Thursday, May 27, 2010
Where Have All the Flowers Gone?...
Not at all a strange question for this time of year when spring wildflowers quickly appear... then disappear just as quickly... to be replaced by the next succeeding flower in the spring cycle.The lilacs... like the trilliums have waned... and faded... leaving only their greenery to remind us of their earlier exhilarating presence.
During my last post... it must surely have been evident in my description of my Barriefield Village experience with the solitude... the lilacs and the sense of Home Coming... that "I" would be off and running back to the Paint Box Gallery to dive headfirst into a series of paintings based upon this adventure... and lilacs.
"I" did exactly that over the next three days...but strangely for "Me" and my usual painting process... "I" could not settle down to finish a single piece. I ended up with three pieces... in a state of partial finish looking back at me from my easel.I had two still lifes set up nearby my easel... and the whole studio and Gallery space to myself... since Deb was visiting her family in Saskatchewan.One particular set up struck a deep chord... and "the Idea" had been lying dorment inside "Me" for three years at least, so I decided to settle down to that one... to the finish!
It has been my normal practice in both my teaching and painting processes over the years to plan and work employing a "thematic approach". While that is neither a novel nor a unique method of working... many teachers and artists work from that same base... it has always been my own personal approach where "I" feel comfort and energy to begin working.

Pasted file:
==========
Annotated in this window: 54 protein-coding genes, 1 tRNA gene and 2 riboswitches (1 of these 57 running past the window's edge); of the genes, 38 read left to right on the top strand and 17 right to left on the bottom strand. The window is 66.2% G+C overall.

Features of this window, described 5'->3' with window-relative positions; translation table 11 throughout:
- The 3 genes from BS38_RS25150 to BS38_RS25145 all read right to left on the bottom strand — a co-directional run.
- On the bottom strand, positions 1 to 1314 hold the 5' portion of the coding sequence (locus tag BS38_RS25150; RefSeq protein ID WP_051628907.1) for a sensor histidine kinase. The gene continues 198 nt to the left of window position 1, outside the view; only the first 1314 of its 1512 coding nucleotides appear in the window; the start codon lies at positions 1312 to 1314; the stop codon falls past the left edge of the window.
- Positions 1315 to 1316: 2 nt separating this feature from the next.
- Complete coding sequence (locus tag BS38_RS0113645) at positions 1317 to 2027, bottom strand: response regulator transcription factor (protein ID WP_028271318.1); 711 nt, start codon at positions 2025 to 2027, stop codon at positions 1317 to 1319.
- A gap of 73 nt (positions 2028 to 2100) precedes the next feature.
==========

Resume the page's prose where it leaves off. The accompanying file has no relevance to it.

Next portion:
My approach begins with my seizing "an Idea".... sometimes a single word like Lilac... or perhaps a season... an activity like maple syruping as the basis for the next step in the process... which is a "hunter-gatherer" search which hopefully links images ... ideas... thumbnails... poetry perhaps. Anything from which one can create an image that relates to the theme. Often these ideas never appear during the initial series... but they are recorded and stored safely for later use in my sketchbooks.
After this initial gathering comes selection of the "Idea" that most excites "Me"... and it is here that "I" begin mining the materials gathered. Surprisingly... the initial "plan" can be changed radically... even abandoned... if the energy takes "Me" elsewhere... and very often beyond the earlier scope of the series. In my classroom, if we as co-learners agreed then the direction and time allotted could shift over and over again until we lost the energy flow... or tired of the theme. Thus, the learning is open-ended and learner-centered ... just as it is in my painting sessions.
The painting that bears the title of this blog was not a part of the series as "I' had earlier "forseen" it. It was triggered by both events at Barriefield Village on the day... and then early in the morning as "I' had coffee and planned for the day. The painting originated from no thumbnails or studies... it was ..."imagineered"... when two separate experiences meshed... creating a more unique and certainly more emotional subject for "Me".